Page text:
According to another embodiment, an apparatus may include a controller configured to couple to a base and an emitter of a bipolar junction transistor (BJT). The controller may be configured to perform the steps of: switching on a control signal to operate a bipolar junction transistor (BJT) for a first time period to charge an energy storage device; switching off the control signal to operate the bipolar junction transistor (BJT) for a second time period to discharge the energy storage device to a load; repeating the steps of switching on and switching off the bipolar junction transistor to output a desired average current to the load; and/or dynamically adjusting the repeating of the switching on and the switching off to maintain the desired average current to the load by compensating for a reverse recovery time period of the bipolar junction transistor (BJT).

In some embodiments, the controller may also be configured to measure a reverse recovery time period during the steps of switching on the control signal and switching off the control signal; determine a peak current compensation value from the measured reverse recovery time period; adjust the duration of the first time period to obtain the average output current based, at least in part, on the determined peak current compensation value; adjust a duration of the first time period during the step of repeating to maintain the average current to the load by adjusting a reverse recovery time period of the bipolar junction transistor (BJT); predict a peak current value through the energy storage device; dynamically adjust the repeating of the switching on and the switching off based, at least in part, on the predicted peak current value; adapt a switching frequency based, at least in part, on the predicted peak current value; control an output power of the bipolar junction transistor (BJT) based, at least in part, on the predicted peak current value; hold the control signal off for a duration of an input voltage line cycle; estimate an inductance value for the energy storage device; switch on a switch coupled to an emitter of the bipolar junction transistor (BJT); switch off the emitter-switch; provide a base current to a base of the bipolar junction transistor (BJT) during the first time period; and/or deliver power to a plurality of light emitting diodes (LEDs)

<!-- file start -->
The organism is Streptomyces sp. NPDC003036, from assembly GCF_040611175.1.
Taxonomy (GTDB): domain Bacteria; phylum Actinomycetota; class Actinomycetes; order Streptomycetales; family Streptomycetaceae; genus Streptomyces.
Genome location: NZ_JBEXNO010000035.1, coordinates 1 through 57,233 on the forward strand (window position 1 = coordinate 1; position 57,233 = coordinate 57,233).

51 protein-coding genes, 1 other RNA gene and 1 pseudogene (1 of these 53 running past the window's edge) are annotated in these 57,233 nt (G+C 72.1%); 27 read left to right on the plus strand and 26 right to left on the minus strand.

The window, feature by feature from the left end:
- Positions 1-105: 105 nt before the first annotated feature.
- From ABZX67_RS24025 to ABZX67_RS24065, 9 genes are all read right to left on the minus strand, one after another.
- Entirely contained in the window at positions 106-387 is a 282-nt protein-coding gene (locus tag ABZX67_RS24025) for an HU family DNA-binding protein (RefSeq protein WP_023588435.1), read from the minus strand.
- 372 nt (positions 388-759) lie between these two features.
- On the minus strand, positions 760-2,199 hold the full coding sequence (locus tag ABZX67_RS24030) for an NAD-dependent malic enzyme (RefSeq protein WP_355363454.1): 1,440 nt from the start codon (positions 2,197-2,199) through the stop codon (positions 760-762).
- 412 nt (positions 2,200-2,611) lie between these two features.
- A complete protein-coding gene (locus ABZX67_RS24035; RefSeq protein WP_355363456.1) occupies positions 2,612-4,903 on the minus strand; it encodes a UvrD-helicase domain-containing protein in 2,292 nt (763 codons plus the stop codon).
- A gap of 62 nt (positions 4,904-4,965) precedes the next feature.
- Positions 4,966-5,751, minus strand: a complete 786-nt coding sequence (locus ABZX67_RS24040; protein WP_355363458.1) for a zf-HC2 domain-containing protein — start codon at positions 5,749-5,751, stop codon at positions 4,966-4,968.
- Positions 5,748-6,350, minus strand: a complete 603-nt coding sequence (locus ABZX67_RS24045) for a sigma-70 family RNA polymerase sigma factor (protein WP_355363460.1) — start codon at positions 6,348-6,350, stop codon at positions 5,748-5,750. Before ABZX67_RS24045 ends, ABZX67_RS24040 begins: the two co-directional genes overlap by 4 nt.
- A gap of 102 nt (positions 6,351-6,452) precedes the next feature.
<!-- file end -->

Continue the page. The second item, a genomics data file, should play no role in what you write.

The foregoing has outlined rather broadly certain features and technical advantages of embodiments of the present invention in order that the detailed description that follows may be better understood. Additional features and advantages will be described hereinafter that form the subject of the claims of the invention. It should be appreciated by those having ordinary skill in the art that the conception and specific embodiment disclosed may be readily utilized as a basis for modifying or designing other structures for carrying out the same or similar purposes. It should also be realized by those having ordinary skill in the art that such equivalent constructions do not depart from the spirit and scope of the invention as set forth in the appended claims. Additional features will be better understood from the following description when considered in connection with the accompanying figures. It is to be expressly understood, however, that each of the figures is provided for the purpose of illustration and description only and is not intended to limit the present invention.

BRIEF DESCRIPTION OF THE DRAWINGS

For a more complete understanding of the disclosed system and methods, reference is now made to the following descriptions taken in conjunction with the accompanying drawings.

FIG. 1 is a circuit schematic illustrating a buck-boost power stage for a light-emitting diode (LED)-based bulb in accordance with the prior art.

FIG. 2 is a circuit schematic illustrating a power stage having an emitter-controlled bipolar junction transistor (BJT) according to one embodiment of the disclosure.

FIG. 3 is a circuit schematic illustrating control of a bipolar junction transistor (BJT) through two terminals according to one embodiment of the disclosure.

FIG. 4 are graphs illustrating operation of a switch-mode power stage operating with an ideal switch according to one embodiment of the disclosure.

FIG. 5 are graphs illustrating operation of a switch-mode power stage operating with a transition turn-off time period according to one embodiment of the disclosure.

FIG. 6 are graphs illustrating operation of a switch-mode power stage with a bipolar junction transistor (BJT) according to one embodiment of the disclosure.

FIG. 7 is a flow chart illustrating a method of dynamically adjusting switching of a bipolar junction transistor (BJT) to compensate for reverse recovery according to one embodiment of the disclosure.

FIG. 8 is a flow chart illustrating a method of compensating for reverse recovery with pre-compensation according to one embodiment of the disclosure.

FIGS. 9A-C are graphs illustrating power stage inductor current for three different cases according to different embodiments of the disclosure.

FIG. 10A is a flow chart illustrating a method of compensating for reverse recovery with post-compensation according to one embodiment of the disclosure.

FIG. 10B is a flow chart illustrating a method of compensating for reverse recovery with post-compensation with switching frequency adjustment according to one embodiment of the disclosure.

FIG. 10C is a flow chart illustrating a method of compensating for reverse recovery with post-compensation with switching duty cycle adjustment according to one embodiment of the disclosure.